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Discussion Starter · #7 · (Edited)
Well a trust is a trust and the legal validity of it is determined by the State courts should it ever be contested...there is in truth no such legal animal as a Federal NFA Gun Trust. What we call NFA trusts are just regular old trusts with some language in them spelling out the handling of the NFA items should they be sold, transferred etc. Language like I pasted into the original post. The nice thing about a trust is it is easily changeable without a hassle. Something changes and in a few minutes you can easily and quickly modify the trust to address the issue.
 

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If anyone in Virginia is looking to have a trust done, PM me. My attorney specializes in firearms law, and will do trusts (Virgina only, sorry) for $100.
 

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If the attorneys who write that fill-in-the-blank trust aren't licensed/experienced in your state, you're running an ASTRONOMICAL risk of thousands of dollars in fines and DECADES in prison. All because you don't want to spend a few extra bucks to make sure it's done properly.

I have a trust. I had an attorney prepare it. Guess what? It cost less than half the price of the four tax stamps I paid for shortly afterward.

If you can afford a tax stamp, let alone the gun/NFA item in question, you can afford to have a local, experienced (with NFA trusts) attorney draw one up for you.
 

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Discussion Starter · #10 ·
If the attorneys who write that fill-in-the-blank trust aren't licensed/experienced in your state, you're running an ASTRONOMICAL risk of thousands of dollars in fines and DECADES in prison. All because you don't want to spend a few extra bucks to make sure it's done properly.

I have a trust. I had an attorney prepare it. Guess what? It cost less than half the price of the four tax stamps I paid for shortly afterward.

If you can afford a tax stamp, let alone the gun/NFA item in question, you can afford to have a local, experienced (with NFA trusts) attorney draw one up for you.

Example please of somebody who has experienced the above due to a Trust ruled invalid by the State of residence, (BATF purview is not ruling on legality of trusts that is a function of State courts)....now if you have a trust and mishandle NFA items within that trust you will pay the penalty just as a Non-trust owner will...there are some examples of that.
 

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Do you understand the difference between telling people they run an astronomical risk of time in prison, and claiming someone actually has done so?

Hint: I already know you don't, because you just used a strawman argument and demanded I cite such an occurrence.

Most likely case ATF returns denied and says fix the trust.

If they're feeling froggy, the law allows them to make quite an example of someone. The low likelihood of that happening isn't a very good reason to think it can't.

Please don't put words in my mouth or insinuate I've said something I clearly haven't. It reflects poorly upon your credibility.
 

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Discussion Starter · #12 ·
Do you understand the difference between telling people they run an astronomical risk of time in prison, and claiming someone actually has done so?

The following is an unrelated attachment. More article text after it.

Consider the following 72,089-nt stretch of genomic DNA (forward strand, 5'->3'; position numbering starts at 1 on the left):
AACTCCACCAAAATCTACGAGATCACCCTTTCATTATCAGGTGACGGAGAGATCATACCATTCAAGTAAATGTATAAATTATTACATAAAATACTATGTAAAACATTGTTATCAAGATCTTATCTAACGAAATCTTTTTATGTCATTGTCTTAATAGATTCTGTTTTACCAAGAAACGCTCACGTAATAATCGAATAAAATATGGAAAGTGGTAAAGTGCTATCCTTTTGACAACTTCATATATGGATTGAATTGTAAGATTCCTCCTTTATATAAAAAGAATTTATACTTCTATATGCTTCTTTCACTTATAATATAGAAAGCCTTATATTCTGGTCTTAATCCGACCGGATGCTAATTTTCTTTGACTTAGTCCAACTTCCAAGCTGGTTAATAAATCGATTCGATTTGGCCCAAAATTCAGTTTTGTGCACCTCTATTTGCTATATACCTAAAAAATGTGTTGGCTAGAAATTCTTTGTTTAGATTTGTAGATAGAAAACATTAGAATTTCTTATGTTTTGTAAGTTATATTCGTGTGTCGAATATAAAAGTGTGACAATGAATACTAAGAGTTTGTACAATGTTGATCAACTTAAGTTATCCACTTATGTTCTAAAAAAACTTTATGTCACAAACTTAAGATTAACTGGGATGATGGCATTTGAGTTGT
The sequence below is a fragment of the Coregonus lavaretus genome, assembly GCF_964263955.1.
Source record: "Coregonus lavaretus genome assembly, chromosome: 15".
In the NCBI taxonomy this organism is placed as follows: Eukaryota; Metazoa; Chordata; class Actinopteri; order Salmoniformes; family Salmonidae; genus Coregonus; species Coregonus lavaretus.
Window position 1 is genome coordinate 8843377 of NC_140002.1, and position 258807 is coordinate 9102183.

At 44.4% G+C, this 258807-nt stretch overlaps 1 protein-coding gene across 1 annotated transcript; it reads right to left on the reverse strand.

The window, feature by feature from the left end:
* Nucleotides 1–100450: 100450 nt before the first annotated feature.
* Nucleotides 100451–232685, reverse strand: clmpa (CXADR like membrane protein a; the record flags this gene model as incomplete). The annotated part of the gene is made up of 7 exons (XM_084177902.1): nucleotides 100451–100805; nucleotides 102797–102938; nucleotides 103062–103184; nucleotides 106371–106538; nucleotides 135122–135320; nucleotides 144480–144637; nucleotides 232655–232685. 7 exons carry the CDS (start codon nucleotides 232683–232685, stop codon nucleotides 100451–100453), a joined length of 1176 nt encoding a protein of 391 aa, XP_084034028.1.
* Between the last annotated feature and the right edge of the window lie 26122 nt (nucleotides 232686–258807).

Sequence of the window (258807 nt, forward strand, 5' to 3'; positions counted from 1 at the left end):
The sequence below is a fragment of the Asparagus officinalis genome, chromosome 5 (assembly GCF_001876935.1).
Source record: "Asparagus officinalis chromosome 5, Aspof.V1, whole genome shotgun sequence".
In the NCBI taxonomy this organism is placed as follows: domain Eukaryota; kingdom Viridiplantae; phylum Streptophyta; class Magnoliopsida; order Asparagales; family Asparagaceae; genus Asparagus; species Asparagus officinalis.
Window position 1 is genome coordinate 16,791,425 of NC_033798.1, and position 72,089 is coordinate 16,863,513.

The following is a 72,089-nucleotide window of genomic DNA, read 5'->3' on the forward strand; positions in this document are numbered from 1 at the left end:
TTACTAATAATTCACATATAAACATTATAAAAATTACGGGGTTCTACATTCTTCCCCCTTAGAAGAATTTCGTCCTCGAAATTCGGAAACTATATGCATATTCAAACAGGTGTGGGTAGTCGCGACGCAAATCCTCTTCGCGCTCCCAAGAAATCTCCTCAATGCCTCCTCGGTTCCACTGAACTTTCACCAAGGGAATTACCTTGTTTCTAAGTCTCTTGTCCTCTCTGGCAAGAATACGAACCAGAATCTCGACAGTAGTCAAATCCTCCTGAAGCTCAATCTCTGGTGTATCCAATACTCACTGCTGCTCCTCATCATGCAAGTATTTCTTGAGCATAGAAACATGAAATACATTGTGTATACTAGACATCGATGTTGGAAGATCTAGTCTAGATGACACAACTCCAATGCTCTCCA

Hint: I already know you don't, because you just used a strawman argument and demanded I cite such an occurrence.

Most likely case ATF returns denied and says fix the trust.

If they're feeling froggy, the law allows them to make quite an example of someone. The low likelihood of that happening isn't a very good reason to think it can't.

Please don't put words in my mouth or insinuate I've said something I clearly haven't. It reflects poorly upon your credibility.

With the huge number of people using NFA trusts (made without the assistance of a attorney) if one cannot cite a single case of the trust being invalidated and a person experiencing said fines and jail times exactly how astronomical can the risk be ??

And no it is not a "straw man argument" I have not presented a false "y" position to counter your "X" argument by claiming a false equivalency.

I have asked you to support your assertion of an astronomical risk of a given event happening and you cannot do so.

You are making a statement using "Misleading vividness" This is a term that can be applied to anecdotal evidence describing an occurrence, even if it is an exceptional occurrence, with sufficient detail to permit hasty generalizations about the occurrence (e.g., to convince someone that the occurrence is a widespread problem).

Then you followed up by a Ad hominem attack implying I am trying to "add words to your mouth" and then using your false accusation to attempt to call into question my credibility when it is you who has made all the unfounded assertions.

A proper statement (with the evidence you have presented...none) would have been: A person runs a very slight to virtually non-existent risk of experiencing problems with their trust, but if they do so they "may" be fined or imprisoned, however without mitigating circumstances they will probably just be asked by the BATF to fix the trust.
 

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There are plenty of instances of individuals in many states, to include Florida, who had trusts rejected by ATF after using a "one size fits all" application like you're offering. If you'd like me to post a lmgtfy link for that, I'd be happy to do so, but I'll let you try it first. That there isn't an instance of someone being taken to court and put through the wringer YET doesn't mean that NFA laws can be ignored. Given the fragile state of the trust route these days and the new proposed ATF rules regarding them, one would HOPE that someone wouldn't try fleecing people for the sake of a few bucks when there's a damn good chance the trust may not be legal in their state....which will end up costing them more money in the long run. The fact is, there is no such thing as a one-trust-fits-all-states scenario. Period. That you are advertising your product as such*, which could be construed as providing legal advice in states in which you're not licensed to practice and have no experience with estate/trust law, is akin to the services offered by everyone's favorite attorney, Saul Goodman. BETTER CALL SAUL!!